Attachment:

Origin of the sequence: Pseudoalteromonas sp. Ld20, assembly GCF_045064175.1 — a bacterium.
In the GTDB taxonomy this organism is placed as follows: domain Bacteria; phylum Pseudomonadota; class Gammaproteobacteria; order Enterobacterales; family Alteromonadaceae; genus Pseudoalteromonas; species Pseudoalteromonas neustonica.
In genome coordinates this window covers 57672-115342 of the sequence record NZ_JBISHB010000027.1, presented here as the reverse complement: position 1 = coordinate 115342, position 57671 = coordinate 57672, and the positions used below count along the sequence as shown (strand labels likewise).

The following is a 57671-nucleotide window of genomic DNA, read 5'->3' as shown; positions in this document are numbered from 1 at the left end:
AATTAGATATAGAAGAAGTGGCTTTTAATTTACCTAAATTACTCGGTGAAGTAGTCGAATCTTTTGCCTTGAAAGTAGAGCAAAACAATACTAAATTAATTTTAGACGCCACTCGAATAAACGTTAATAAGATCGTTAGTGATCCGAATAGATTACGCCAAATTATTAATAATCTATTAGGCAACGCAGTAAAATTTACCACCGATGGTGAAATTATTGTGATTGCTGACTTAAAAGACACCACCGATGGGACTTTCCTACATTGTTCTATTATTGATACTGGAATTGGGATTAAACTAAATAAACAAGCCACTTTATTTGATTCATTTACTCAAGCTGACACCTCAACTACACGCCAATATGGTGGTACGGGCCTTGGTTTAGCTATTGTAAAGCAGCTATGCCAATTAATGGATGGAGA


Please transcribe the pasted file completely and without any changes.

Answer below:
Origin of the sequence: Pseudoalteromonas sp. Ld20, assembly GCF_045064175.1 — a bacterium.
In the GTDB taxonomy this organism is placed as follows: domain Bacteria; phylum Pseudomonadota; class Gammaproteobacteria; order Enterobacterales; family Alteromonadaceae; genus Pseudoalteromonas; species Pseudoalteromonas neustonica.
In genome coordinates this window covers 57672-115342 of the sequence record NZ_JBISHB010000027.1, presented here as the reverse complement: position 1 = coordinate 115342, position 57671 = coordinate 57672, and the positions used below count along the sequence as shown (strand labels likewise).

The following is a 57671-nucleotide window of genomic DNA, read 5'->3' as shown; positions in this document are numbered from 1 at the left end:
AATTAGATATAGAAGAAGTGGCTTTTAATTTACCTAAATTACTCGGTGAAGTAGTCGAATCTTTTGCCTTGAAAGTAGAGCAAAACAATACTAAATTAATTTTAGACGCCACTCGAATAAACGTTAATAAGATCGTTAGTGATCCGAATAGATTACGCCAAATTATTAATAATCTATTAGGCAACGCAGTAAAATTTACCACCGATGGTGAAATTATTGTGATTGCTGACTTAAAAGACACCACCGATGGGACTTTCCTACATTGTTCTATTATTGATACTGGAATTGGGATTAAACTAAATAAACAAGCCACTTTATTTGATTCATTTACTCAAGCTGACACCTCAACTACACGCCAATATGGTGGTACGGGCCTTGGTTTAGCTATTGTAAAGCAGCTATGCCAATTAATGGATGGAGA